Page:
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Prakash Jagannath Sadamate vs The State Of Maharashtra on 23 September, 2019

206-APPEAL-191-2016.doc

IN THE HIGH COURT OF JUDICATURE AT BOMBAY

CRIMINAL APPELLATE JURISDICTION

CRIMINAL APPEAL NO.191 OF 2016

PRAKASH JAGANNATH SADAMATE )…APPELLANT

V/s.

THE STATE OF MAHARASHTRA )…RESPONDENT

Mr.Ashish Satpute, Appointed Advocate for the Appellant.

Mr.Amit Palkar, APP for the Respondent – State.

CORAM : A. M. BADAR, J.

DATE : 23rd SEPTEMBER 2019

ORAL JUDGMENT :

1 By this appeal, the appellant/accused is challenging

the judgment and order dated 28 th January 2016 passed by the

learned Special Judge and Additional Sessions Judge, Sangli, in

Special Case (POCSO) No.97 of 2013 for offences punishable

under Section 376(2(f) of the Indian Penal Code as well as under

Section 6 of the Protection of Children from Sexual Offences Act,

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2012 (hereinafter referred to as POCSO Act for the sake of

brevity) apart from the offence punishable under Section 506 of

the Indian Penal Code. For offences punishable under Section

376(2)(f) of the Indian Penal Code as well as under Section 6 of

the POCSO Act, the appellant/accused is separately sentenced to

suffer rigorous imprisonment for 11 years apart from direction to

pay fine of Rs.2500/- and in default, to undergo simple

imprisonment for 1 month. For the offence punishable under

Section 506 of the Indian Penal Code, he is sentenced to suffer

rigorous imprisonment for 6 months. Substantive sentences are

directed to run concurrently by the learned trial court.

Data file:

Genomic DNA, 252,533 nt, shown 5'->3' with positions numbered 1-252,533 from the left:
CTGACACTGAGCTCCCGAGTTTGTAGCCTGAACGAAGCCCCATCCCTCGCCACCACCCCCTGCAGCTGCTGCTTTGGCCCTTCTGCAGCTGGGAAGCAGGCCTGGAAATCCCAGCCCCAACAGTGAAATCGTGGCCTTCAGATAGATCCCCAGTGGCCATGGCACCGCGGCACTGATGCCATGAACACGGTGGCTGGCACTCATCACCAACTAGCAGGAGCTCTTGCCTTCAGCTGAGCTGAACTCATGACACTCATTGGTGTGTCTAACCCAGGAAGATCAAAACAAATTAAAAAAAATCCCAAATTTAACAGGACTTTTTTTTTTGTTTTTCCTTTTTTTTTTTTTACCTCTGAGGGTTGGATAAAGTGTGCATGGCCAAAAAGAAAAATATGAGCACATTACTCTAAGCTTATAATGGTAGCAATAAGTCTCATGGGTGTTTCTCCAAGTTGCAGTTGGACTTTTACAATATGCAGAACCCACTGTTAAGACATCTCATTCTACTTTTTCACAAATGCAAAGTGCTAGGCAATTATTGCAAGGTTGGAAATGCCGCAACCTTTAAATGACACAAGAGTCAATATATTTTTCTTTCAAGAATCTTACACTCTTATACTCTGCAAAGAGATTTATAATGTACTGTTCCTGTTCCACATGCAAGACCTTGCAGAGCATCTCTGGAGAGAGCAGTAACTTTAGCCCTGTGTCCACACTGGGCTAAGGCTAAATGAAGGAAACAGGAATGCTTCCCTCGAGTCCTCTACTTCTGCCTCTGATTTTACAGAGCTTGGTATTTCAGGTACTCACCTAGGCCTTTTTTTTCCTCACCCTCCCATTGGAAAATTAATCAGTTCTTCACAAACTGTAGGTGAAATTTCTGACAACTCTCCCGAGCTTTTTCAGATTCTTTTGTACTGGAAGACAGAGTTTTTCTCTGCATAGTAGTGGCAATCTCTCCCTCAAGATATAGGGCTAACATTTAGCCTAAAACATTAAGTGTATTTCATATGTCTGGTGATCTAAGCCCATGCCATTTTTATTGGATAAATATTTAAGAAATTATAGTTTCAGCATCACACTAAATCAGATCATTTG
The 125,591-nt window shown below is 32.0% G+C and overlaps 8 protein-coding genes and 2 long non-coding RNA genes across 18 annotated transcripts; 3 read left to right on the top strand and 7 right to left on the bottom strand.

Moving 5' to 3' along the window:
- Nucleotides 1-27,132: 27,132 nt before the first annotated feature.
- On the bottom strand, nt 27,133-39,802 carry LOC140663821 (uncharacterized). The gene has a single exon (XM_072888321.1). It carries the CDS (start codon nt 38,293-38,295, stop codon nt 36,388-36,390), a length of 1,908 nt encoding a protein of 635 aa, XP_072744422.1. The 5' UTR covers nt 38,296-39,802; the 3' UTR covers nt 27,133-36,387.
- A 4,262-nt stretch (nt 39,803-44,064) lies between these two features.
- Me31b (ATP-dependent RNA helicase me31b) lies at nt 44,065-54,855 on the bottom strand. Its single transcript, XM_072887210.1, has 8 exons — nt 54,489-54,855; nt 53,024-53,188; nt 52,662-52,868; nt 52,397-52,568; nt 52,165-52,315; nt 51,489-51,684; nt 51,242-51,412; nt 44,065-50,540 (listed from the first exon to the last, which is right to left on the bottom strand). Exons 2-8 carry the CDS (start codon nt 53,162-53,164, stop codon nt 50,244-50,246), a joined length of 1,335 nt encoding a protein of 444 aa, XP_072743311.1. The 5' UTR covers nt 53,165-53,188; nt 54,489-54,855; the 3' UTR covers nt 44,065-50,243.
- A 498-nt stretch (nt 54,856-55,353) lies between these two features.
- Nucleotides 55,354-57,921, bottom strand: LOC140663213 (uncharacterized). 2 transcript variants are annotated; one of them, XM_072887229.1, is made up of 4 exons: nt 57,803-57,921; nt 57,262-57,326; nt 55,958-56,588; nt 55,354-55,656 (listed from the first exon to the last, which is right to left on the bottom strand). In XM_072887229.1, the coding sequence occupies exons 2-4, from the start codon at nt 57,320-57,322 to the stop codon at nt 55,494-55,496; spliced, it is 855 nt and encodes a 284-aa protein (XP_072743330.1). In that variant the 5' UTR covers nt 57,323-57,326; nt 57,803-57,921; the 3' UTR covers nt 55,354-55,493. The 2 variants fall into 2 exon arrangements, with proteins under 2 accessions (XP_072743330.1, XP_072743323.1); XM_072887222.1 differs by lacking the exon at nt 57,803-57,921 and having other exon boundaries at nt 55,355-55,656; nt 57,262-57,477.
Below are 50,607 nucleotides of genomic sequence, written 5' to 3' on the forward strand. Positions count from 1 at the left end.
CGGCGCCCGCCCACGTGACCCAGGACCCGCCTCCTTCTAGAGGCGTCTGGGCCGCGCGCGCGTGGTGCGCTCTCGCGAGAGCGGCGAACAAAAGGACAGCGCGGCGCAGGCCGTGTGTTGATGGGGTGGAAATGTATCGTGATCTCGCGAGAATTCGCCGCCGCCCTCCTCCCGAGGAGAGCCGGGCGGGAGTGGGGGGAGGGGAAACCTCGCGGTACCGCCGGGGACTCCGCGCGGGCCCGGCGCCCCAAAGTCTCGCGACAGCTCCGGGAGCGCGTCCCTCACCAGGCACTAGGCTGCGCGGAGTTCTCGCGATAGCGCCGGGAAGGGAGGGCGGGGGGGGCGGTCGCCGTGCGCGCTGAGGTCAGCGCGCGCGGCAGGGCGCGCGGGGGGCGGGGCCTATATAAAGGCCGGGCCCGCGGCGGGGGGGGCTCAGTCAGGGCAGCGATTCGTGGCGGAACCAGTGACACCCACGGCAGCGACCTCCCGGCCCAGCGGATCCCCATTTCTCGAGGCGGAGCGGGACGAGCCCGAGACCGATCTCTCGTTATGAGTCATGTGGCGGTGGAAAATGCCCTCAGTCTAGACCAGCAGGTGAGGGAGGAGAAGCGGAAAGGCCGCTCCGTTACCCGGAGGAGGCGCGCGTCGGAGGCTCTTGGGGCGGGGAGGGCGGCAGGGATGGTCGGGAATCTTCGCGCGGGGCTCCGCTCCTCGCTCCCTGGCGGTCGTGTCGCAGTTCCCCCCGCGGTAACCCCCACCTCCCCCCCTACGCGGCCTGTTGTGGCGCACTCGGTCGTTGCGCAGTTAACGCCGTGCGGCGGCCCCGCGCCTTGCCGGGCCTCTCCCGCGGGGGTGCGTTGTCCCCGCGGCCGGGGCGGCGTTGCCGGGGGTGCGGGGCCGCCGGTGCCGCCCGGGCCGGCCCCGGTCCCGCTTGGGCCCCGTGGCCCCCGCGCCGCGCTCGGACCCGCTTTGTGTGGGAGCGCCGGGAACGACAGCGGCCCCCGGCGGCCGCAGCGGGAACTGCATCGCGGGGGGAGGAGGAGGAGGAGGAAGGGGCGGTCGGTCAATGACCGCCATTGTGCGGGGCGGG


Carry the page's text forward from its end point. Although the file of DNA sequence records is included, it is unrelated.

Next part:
2 Facts, in brief, leading to the prosecution and the

resultant conviction of the appellant/accused, can be summarised

thus :

(a) First Informant/PW3 Dipali is mother of the victim female

child/PW4, who on the date of the incident, was below 10

years of age. The victim female child/PW4 was residing

along with her mother PW3 Dipali and other relatives at

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Vitthalwadi of Palus Taluka in Sangli District. She was taking

education in Fourth Standard at the Zilla Parishad School of

Vitthalwadi.

(b) PW3 Dipali noticed that her daughter i.e. the victim female

child/PW4 remained silent and became introvert. Therefore,

on 6th February 2013, PW3 Dipali took her daughter i.e. the

victim female child/PW4 in confidence and asked her the

reason for her abnormal behaviour. Thereafter, the victim

female child/PW4 disclosed to her mother – PW3 Dipali the

fact that in the afternoon of 31st January 2013, when she was

playing with her friend Nikita in the open place in front of

office of Gram Panchayat, the appellant/accused caller her as

well as her friend Nikita at the temple, by alluring them that

he would give sweets to them. Then, the appellant/accused

committed penetrative sexual assault on her by asking her to

remove her knicker. Then, he gave threat to her not to

disclose the incident to anybody else.

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(c) After hearing the trauma suffered by her daughter, PW3

Dipali disclosed the incident to her relatives. Her husband

and other male members of the family then went to the house

of the appellant/accused for questioning him. However,

inmates of his house did not allow them to meet the

appellant/accused. Then, they all met Sarpanch of Village

Sambhaji Sadamate. The Sarpanch told them that a meeting

would be convened on the next day and then suitable action

would be taken.

(d) On 7th February 2013, father of the victim female child/PW4

and other villagers including the Sarpanch went to the Zilla

Parishad School of the village and disclosed the incident to

teachers. The appellant/accused was found absconding. The